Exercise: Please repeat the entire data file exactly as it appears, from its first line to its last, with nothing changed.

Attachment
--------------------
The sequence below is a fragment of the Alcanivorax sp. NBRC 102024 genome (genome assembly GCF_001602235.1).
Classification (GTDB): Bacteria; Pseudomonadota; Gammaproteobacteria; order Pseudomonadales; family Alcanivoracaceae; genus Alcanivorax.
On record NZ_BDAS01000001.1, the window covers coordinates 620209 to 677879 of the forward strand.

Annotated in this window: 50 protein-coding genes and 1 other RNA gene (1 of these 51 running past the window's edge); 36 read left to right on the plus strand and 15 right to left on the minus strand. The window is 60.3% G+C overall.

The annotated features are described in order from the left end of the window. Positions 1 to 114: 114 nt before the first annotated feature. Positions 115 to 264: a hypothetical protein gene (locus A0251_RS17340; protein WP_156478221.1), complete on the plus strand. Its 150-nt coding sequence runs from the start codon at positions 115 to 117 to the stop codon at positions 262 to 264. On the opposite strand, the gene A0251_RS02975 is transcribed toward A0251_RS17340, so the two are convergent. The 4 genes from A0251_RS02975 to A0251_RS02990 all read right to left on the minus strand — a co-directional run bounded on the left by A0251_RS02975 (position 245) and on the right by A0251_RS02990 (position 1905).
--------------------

The sequence below is a fragment of the Alcanivorax sp. NBRC 102024 genome (genome assembly GCF_001602235.1).
Classification (GTDB): Bacteria; Pseudomonadota; Gammaproteobacteria; order Pseudomonadales; family Alcanivoracaceae; genus Alcanivorax.
On record NZ_BDAS01000001.1, the window covers coordinates 620209 to 677879 of the forward strand.

Annotated in this window: 50 protein-coding genes and 1 other RNA gene (1 of these 51 running past the window's edge); 36 read left to right on the plus strand and 15 right to left on the minus strand. The window is 60.3% G+C overall.

The annotated features are described in order from the left end of the window. Positions 1 to 114: 114 nt before the first annotated feature. Positions 115 to 264: a hypothetical protein gene (locus A0251_RS17340; protein WP_156478221.1), complete on the plus strand. Its 150-nt coding sequence runs from the start codon at positions 115 to 117 to the stop codon at positions 262 to 264. On the opposite strand, the gene A0251_RS02975 is transcribed toward A0251_RS17340, so the two are convergent. The 4 genes from A0251_RS02975 to A0251_RS02990 all read right to left on the minus strand — a co-directional run bounded on the left by A0251_RS02975 (position 245) and on the right by A0251_RS02990 (position 1905).